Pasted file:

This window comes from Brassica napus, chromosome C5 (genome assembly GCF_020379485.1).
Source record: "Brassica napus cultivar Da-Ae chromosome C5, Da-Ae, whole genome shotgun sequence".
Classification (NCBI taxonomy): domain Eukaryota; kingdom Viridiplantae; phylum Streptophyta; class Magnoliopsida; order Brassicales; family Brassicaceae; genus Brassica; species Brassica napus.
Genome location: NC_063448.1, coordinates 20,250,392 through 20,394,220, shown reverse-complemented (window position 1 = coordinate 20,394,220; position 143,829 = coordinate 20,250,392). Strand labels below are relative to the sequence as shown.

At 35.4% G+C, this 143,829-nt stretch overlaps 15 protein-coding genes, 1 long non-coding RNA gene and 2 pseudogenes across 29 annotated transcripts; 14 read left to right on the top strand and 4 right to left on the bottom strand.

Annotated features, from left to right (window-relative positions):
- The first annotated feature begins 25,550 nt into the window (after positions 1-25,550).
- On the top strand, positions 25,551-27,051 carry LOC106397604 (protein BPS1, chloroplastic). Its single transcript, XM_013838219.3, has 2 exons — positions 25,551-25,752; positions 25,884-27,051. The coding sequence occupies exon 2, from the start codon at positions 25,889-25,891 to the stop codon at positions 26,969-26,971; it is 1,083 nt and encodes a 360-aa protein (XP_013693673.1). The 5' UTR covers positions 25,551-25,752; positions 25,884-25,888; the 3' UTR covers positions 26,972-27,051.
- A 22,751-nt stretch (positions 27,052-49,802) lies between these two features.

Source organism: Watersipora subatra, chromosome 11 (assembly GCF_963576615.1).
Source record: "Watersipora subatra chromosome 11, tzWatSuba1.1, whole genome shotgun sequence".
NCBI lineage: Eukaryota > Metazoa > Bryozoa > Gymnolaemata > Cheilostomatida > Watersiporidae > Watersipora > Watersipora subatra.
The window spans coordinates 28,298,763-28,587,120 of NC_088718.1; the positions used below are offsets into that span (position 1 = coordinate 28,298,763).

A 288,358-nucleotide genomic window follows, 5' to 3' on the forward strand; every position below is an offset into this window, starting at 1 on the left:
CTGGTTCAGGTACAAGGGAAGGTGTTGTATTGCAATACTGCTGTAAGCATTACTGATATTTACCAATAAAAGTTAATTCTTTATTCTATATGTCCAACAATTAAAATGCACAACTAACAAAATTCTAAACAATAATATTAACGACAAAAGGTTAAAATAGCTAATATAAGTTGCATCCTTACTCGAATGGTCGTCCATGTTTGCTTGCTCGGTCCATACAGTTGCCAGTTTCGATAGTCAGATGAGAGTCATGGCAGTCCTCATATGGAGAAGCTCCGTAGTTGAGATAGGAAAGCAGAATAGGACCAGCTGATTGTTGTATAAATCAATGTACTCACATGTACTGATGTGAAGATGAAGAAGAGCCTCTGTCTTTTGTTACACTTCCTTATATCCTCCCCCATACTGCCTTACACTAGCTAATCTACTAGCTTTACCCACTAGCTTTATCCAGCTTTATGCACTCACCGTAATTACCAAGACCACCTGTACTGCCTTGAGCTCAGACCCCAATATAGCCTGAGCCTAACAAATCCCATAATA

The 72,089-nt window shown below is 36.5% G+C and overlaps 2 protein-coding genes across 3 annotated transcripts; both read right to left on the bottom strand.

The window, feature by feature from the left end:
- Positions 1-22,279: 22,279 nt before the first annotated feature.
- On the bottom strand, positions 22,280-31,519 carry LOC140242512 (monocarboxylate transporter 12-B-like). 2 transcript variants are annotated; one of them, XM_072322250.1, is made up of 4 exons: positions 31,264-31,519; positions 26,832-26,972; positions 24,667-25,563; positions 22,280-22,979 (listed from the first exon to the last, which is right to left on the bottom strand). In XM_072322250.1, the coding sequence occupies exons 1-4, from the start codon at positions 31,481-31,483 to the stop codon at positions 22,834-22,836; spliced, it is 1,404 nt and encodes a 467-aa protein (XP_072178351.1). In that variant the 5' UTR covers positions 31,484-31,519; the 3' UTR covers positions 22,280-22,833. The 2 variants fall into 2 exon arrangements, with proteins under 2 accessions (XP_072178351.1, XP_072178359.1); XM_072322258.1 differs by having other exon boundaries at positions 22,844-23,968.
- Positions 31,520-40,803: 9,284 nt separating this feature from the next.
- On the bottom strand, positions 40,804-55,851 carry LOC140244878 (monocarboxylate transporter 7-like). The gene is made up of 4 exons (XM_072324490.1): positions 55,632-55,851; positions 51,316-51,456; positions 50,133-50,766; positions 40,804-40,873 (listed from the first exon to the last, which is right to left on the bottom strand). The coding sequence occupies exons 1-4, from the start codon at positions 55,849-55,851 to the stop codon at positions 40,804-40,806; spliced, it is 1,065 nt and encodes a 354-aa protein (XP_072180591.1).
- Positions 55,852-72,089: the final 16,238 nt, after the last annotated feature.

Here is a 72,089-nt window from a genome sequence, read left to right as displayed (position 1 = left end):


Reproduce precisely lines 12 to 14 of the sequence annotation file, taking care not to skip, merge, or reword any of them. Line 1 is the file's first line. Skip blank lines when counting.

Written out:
NCBI lineage: Eukaryota > Metazoa > Bryozoa > Gymnolaemata > Cheilostomatida > Watersiporidae > Watersipora > Watersipora subatra.
The window spans coordinates 28,298,763-28,587,120 of NC_088718.1; the positions used below are offsets into that span (position 1 = coordinate 28,298,763).

A 288,358-nucleotide genomic window follows, 5' to 3' on the forward strand; every position below is an offset into this window, starting at 1 on the left: